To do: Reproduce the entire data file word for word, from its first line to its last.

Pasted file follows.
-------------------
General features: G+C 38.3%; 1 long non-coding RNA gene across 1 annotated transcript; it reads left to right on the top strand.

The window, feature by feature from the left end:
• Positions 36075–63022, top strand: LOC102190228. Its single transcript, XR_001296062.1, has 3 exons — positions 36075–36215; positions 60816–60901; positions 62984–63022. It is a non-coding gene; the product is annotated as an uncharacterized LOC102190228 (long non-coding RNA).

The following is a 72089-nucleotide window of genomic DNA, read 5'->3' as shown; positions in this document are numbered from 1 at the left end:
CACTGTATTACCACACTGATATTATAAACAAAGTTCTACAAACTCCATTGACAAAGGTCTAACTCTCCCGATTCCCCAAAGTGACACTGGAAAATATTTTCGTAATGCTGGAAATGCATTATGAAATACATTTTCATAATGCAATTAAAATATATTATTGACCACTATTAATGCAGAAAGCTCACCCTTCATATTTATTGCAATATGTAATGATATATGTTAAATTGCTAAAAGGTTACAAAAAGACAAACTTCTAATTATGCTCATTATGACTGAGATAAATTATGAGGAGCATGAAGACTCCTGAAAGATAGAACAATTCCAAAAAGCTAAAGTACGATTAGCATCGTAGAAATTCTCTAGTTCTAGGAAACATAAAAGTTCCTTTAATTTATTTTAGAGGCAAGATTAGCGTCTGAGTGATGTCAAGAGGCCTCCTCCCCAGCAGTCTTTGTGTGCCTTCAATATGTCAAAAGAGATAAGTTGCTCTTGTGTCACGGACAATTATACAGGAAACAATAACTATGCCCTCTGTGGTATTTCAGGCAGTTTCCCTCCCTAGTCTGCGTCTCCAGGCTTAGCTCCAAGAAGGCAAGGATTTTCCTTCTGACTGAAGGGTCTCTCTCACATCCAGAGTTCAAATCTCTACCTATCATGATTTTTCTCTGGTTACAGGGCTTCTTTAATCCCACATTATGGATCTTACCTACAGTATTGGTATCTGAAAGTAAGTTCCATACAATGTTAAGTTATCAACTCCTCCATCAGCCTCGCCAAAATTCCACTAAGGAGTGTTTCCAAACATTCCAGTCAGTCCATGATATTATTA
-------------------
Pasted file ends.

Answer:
General features: G+C 38.3%; 1 long non-coding RNA gene across 1 annotated transcript; it reads left to right on the top strand.

The window, feature by feature from the left end:
• Positions 36075–63022, top strand: LOC102190228. Its single transcript, XR_001296062.1, has 3 exons — positions 36075–36215; positions 60816–60901; positions 62984–63022. It is a non-coding gene; the product is annotated as an uncharacterized LOC102190228 (long non-coding RNA).

The following is a 72089-nucleotide window of genomic DNA, read 5'->3' as shown; positions in this document are numbered from 1 at the left end:
CACTGTATTACCACACTGATATTATAAACAAAGTTCTACAAACTCCATTGACAAAGGTCTAACTCTCCCGATTCCCCAAAGTGACACTGGAAAATATTTTCGTAATGCTGGAAATGCATTATGAAATACATTTTCATAATGCAATTAAAATATATTATTGACCACTATTAATGCAGAAAGCTCACCCTTCATATTTATTGCAATATGTAATGATATATGTTAAATTGCTAAAAGGTTACAAAAAGACAAACTTCTAATTATGCTCATTATGACTGAGATAAATTATGAGGAGCATGAAGACTCCTGAAAGATAGAACAATTCCAAAAAGCTAAAGTACGATTAGCATCGTAGAAATTCTCTAGTTCTAGGAAACATAAAAGTTCCTTTAATTTATTTTAGAGGCAAGATTAGCGTCTGAGTGATGTCAAGAGGCCTCCTCCCCAGCAGTCTTTGTGTGCCTTCAATATGTCAAAAGAGATAAGTTGCTCTTGTGTCACGGACAATTATACAGGAAACAATAACTATGCCCTCTGTGGTATTTCAGGCAGTTTCCCTCCCTAGTCTGCGTCTCCAGGCTTAGCTCCAAGAAGGCAAGGATTTTCCTTCTGACTGAAGGGTCTCTCTCACATCCAGAGTTCAAATCTCTACCTATCATGATTTTTCTCTGGTTACAGGGCTTCTTTAATCCCACATTATGGATCTTACCTACAGTATTGGTATCTGAAAGTAAGTTCCATACAATGTTAAGTTATCAACTCCTCCATCAGCCTCGCCAAAATTCCACTAAGGAGTGTTTCCAAACATTCCAGTCAGTCCATGATATTATTA